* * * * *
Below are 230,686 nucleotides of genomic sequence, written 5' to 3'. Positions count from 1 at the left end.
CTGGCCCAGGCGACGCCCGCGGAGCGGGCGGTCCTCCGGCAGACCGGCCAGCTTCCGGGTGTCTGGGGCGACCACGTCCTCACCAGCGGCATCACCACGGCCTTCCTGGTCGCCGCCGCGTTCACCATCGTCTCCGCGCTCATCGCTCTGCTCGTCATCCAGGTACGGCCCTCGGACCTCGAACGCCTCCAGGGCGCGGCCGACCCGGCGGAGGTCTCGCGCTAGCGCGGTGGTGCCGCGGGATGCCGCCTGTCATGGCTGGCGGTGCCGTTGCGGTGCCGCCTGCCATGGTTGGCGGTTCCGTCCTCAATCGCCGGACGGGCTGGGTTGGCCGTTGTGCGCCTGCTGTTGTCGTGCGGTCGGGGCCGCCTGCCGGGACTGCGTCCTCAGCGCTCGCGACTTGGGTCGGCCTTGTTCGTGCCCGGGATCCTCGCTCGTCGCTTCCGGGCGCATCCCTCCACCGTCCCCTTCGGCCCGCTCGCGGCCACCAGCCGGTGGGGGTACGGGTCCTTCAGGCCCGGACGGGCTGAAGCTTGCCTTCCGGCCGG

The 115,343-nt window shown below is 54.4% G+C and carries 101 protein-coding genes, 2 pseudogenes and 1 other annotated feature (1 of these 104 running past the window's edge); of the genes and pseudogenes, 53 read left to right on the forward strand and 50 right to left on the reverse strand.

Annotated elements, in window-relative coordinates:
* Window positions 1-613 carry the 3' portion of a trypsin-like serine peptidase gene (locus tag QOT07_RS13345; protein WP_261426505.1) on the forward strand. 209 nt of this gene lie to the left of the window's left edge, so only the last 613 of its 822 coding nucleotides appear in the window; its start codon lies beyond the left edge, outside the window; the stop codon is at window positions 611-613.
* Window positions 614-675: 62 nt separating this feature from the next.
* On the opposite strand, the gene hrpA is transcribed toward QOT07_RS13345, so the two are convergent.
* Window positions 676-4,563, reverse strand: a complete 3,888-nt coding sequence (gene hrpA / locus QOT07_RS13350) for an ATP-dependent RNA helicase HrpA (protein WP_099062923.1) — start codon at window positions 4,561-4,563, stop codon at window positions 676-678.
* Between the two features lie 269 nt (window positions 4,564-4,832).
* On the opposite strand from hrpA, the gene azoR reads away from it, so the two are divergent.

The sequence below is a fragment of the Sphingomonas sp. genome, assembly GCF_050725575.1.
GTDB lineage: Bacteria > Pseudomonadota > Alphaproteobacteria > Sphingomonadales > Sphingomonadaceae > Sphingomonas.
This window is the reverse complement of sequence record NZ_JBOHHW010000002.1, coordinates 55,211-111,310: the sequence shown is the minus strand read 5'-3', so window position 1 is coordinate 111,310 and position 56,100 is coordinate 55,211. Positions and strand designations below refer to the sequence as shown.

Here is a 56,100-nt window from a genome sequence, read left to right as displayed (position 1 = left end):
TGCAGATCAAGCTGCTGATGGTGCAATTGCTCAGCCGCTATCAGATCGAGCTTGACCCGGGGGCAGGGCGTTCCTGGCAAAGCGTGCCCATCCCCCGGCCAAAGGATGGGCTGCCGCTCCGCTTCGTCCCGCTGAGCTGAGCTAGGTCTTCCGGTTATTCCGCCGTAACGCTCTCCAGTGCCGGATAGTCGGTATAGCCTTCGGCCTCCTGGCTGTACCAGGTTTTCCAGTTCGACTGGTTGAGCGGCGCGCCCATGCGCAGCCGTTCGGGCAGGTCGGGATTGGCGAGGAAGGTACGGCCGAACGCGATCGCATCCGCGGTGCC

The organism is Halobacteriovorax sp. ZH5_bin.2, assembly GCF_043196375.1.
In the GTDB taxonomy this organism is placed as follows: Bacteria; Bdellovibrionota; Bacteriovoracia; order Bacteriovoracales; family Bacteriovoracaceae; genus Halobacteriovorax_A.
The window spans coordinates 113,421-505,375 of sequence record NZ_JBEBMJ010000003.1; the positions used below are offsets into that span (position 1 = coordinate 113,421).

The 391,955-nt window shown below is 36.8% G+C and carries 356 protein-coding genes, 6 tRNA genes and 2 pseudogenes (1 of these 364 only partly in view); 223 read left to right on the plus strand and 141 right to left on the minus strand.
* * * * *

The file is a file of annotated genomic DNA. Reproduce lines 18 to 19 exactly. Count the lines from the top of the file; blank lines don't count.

The window spans coordinates 113,421-505,375 of sequence record NZ_JBEBMJ010000003.1; the positions used below are offsets into that span (position 1 = coordinate 113,421).

The 391,955-nt window shown below is 36.8% G+C and carries 356 protein-coding genes, 6 tRNA genes and 2 pseudogenes (1 of these 364 only partly in view); 223 read left to right on the plus strand and 141 right to left on the minus strand.